I love that every single shoot that I work on is completely different from the last, and that’s mostly down to the pets that I meet. I’ve been doing this for 6 years now and I can honestly say, every single pet has been bursting with their own personality. And it means there are no rules to follow, I just go with whatever the dog, cat or even rabbit or guinea-pig are doing. I also love to see how pets can have such a calming effect on people. Let’s face it, no one really likes having their photo taken, but pets manage to dissolve that feeling of unease. Pets are the focus and there’s no awkwardness. And my favourite shoots are when a pet is a bit naughty or cheeky, it makes for great candid photos to cherish forever. To me they’re the moments that a pet owner will want to look back on and remember.
How does a typical day look like in Alans and your life?
A typical day consists of Alan being scooped out of bed (our bed). He loves his comfort and I swear if I didn’t drag him out of bed for a wee, he would probably stay there in his duvet nest all day. We live in Sheffield which has the nickname of the ‘Outdoor City’ so we are very lucky to have some of the most spectacular wild walks, about 15-30 mins from our house. Our favourite walks are reservoir woodland walks. It’s my favourite part of the day, heading out, just me and my boy for our nature fix. Sometimes we don’t see a single soul and I love that we get a walk all to ourselves.
If I’m working from home, I’m often planning shoot proposals, with mood boards, shot lists and figuring out which models suit which jobs, or I’m working on edits from a shoot. While I work, Alan snoozes in his bed in my office. Around 3pm, he sits up, stretches his very long neck until his nose points to the ceiling and gives me a look, like he’s ready to go out again. So we might head to the park or have a trip round the block.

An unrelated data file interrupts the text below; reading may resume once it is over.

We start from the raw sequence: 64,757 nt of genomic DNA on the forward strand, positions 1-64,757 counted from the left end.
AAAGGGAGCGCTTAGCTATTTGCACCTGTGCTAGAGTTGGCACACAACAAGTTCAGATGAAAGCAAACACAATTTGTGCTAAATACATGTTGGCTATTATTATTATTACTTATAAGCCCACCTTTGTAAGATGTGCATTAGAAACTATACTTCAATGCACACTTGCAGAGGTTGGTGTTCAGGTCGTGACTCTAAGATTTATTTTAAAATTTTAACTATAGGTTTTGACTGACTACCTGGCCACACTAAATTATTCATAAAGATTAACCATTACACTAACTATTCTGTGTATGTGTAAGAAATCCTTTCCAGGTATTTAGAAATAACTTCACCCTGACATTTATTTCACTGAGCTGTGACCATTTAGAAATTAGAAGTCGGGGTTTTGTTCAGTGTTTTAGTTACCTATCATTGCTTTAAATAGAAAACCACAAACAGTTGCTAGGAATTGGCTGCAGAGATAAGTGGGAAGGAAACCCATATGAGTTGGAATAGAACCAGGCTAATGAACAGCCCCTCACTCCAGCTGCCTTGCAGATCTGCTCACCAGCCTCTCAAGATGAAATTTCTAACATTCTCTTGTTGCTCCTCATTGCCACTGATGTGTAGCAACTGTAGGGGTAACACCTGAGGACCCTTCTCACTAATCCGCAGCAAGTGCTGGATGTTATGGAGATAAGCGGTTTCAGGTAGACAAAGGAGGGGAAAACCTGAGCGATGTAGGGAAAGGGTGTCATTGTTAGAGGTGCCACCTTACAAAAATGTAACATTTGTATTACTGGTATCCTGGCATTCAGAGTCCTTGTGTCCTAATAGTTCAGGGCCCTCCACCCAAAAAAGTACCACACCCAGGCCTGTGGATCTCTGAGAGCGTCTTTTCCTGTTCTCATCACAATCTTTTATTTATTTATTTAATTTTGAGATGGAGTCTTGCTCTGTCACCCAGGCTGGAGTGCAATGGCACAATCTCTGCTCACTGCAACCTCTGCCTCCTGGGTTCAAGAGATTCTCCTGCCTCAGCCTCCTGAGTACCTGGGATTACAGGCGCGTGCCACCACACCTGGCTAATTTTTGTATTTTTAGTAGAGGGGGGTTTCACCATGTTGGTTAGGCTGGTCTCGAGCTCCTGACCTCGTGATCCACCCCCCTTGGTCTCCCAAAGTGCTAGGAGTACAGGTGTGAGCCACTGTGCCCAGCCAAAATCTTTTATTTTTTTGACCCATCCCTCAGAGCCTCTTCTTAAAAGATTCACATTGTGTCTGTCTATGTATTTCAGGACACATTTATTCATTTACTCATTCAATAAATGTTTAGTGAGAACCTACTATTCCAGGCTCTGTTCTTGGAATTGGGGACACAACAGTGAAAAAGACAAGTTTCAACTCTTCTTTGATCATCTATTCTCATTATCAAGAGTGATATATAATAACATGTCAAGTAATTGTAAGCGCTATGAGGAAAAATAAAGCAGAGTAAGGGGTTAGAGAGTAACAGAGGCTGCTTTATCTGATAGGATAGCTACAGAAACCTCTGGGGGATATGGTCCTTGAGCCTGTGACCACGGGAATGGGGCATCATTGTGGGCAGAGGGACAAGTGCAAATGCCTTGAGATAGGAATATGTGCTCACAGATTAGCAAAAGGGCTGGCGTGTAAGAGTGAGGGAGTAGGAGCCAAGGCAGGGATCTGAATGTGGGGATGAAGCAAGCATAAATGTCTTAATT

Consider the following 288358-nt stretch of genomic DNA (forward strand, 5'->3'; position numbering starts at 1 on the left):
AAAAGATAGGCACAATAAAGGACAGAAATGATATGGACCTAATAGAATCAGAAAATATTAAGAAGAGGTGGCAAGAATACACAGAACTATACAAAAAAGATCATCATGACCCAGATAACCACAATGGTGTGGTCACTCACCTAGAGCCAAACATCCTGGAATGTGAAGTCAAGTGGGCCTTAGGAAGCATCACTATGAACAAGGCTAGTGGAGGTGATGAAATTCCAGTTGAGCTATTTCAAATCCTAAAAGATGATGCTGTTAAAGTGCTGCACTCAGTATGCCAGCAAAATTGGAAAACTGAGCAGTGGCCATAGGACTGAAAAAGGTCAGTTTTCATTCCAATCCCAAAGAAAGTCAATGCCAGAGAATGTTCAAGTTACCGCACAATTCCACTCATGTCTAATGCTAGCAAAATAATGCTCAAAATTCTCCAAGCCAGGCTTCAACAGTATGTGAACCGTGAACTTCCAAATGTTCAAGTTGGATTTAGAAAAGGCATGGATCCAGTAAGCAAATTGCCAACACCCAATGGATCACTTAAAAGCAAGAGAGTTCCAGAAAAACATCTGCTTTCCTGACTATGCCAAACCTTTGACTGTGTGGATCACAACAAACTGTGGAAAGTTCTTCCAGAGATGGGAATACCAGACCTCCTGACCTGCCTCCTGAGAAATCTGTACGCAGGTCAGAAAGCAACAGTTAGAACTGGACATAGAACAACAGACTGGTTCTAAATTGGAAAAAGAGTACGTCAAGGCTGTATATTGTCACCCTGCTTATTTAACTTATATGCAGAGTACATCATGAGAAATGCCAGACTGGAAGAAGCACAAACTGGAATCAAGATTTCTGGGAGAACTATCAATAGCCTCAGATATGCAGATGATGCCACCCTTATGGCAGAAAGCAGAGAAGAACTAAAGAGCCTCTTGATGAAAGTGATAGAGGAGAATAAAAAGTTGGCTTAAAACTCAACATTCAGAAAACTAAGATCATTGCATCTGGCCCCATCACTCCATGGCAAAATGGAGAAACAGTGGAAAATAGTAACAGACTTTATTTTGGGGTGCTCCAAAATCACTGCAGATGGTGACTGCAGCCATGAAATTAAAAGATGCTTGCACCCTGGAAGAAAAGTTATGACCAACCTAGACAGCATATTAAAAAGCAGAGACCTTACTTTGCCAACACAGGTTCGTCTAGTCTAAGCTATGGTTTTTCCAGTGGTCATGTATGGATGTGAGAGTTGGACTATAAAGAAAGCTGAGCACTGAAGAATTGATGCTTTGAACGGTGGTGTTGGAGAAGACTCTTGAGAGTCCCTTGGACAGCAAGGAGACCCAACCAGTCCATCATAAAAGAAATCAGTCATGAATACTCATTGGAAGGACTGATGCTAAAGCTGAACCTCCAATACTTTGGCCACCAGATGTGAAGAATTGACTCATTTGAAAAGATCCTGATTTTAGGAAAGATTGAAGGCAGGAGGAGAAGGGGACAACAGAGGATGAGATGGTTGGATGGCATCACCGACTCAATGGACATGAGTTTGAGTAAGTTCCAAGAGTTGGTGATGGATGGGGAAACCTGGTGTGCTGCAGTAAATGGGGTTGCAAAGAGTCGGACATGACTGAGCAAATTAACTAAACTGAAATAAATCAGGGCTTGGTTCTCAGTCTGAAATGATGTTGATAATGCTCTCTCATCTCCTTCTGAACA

If I’m out on a shoot, Alan is more than happy to be left alone on his own for a few hours and although he is nervous in so many ways, he is never anxious being left home-alone which I’m so relived about. I pop the radio on and he snuggles down, I think he feels safe in his fluffy bed in my office. In-fact, sometimes I think he prefers being left alone. On an evening, it’s not un-common for Alan to take himself off to another room, so he can curl up and have some peace and quiet. He’s a very independent little lad. My partner Nik has the option to work from home too, so that works well for us if I’m out all day.
If you have to describe Alan in three words, what would that be?
Sensitive, adventurous, adorable
Tell us, how many pictures do you have of Alan on your camera roll?
Let’s just say I have room for about 3 apps on my phone, because my camera roll is fit to burst. I must have 10’s of thousands of photos of him. Still not enough!
Last question; what is a must-know funny story about Alan?
This is such a good question! One of Alan’s daily rituals is to run towards our bedroom window, where he stands on his back legs, paws on the window sill, surveying the street. We try to stop him from doing this because he’s on the look-out for cats. And when he spots a cat he gets quite stressed and territorial. However, seeing him inspect from the window, is quite comical and we’ve given him the alias of ‘Sheriff Alan’. When he stands on his back legs, he looks like he’s wearing a pair of jeans, because his bottom half is so out of proportion with his top half. It really makes us laugh. We will say to him, ’Come on Sheriff Alan, get down, you’re not on duty today’. And we’ve called his need to check the window, OCD, ‘Obsessive Cat Disorder’.